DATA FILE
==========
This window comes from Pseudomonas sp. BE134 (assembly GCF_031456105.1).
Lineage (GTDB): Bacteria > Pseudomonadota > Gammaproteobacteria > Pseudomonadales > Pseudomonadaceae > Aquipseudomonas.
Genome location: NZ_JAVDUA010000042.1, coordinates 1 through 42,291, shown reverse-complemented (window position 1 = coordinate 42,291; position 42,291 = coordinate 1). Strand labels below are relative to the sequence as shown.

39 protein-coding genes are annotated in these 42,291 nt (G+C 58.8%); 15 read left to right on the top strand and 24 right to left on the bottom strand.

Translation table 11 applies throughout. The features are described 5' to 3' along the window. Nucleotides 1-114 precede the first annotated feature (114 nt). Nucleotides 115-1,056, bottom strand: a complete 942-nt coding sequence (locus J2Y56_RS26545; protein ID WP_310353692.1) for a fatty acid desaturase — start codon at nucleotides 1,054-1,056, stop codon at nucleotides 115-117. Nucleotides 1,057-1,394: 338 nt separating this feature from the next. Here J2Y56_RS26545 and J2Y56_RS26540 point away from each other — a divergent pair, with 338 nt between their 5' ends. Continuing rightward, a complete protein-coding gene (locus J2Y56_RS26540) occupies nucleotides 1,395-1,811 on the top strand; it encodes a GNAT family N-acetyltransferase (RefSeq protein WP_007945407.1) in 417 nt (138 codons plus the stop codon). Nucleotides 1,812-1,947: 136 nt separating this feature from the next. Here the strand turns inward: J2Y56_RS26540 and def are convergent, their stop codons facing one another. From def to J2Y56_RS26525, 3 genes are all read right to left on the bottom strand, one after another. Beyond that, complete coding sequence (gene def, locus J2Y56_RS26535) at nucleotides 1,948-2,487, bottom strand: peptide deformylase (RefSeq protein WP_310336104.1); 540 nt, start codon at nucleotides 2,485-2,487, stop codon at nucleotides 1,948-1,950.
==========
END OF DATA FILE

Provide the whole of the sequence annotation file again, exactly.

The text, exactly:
This window comes from Pseudomonas sp. BE134 (assembly GCF_031456105.1).
Lineage (GTDB): Bacteria > Pseudomonadota > Gammaproteobacteria > Pseudomonadales > Pseudomonadaceae > Aquipseudomonas.
Genome location: NZ_JAVDUA010000042.1, coordinates 1 through 42,291, shown reverse-complemented (window position 1 = coordinate 42,291; position 42,291 = coordinate 1). Strand labels below are relative to the sequence as shown.

39 protein-coding genes are annotated in these 42,291 nt (G+C 58.8%); 15 read left to right on the top strand and 24 right to left on the bottom strand.

Translation table 11 applies throughout. The features are described 5' to 3' along the window. Nucleotides 1-114 precede the first annotated feature (114 nt). Nucleotides 115-1,056, bottom strand: a complete 942-nt coding sequence (locus J2Y56_RS26545; protein ID WP_310353692.1) for a fatty acid desaturase — start codon at nucleotides 1,054-1,056, stop codon at nucleotides 115-117. Nucleotides 1,057-1,394: 338 nt separating this feature from the next. Here J2Y56_RS26545 and J2Y56_RS26540 point away from each other — a divergent pair, with 338 nt between their 5' ends. Continuing rightward, a complete protein-coding gene (locus J2Y56_RS26540) occupies nucleotides 1,395-1,811 on the top strand; it encodes a GNAT family N-acetyltransferase (RefSeq protein WP_007945407.1) in 417 nt (138 codons plus the stop codon). Nucleotides 1,812-1,947: 136 nt separating this feature from the next. Here the strand turns inward: J2Y56_RS26540 and def are convergent, their stop codons facing one another. From def to J2Y56_RS26525, 3 genes are all read right to left on the bottom strand, one after another. Beyond that, complete coding sequence (gene def, locus J2Y56_RS26535) at nucleotides 1,948-2,487, bottom strand: peptide deformylase (RefSeq protein WP_310336104.1); 540 nt, start codon at nucleotides 2,485-2,487, stop codon at nucleotides 1,948-1,950.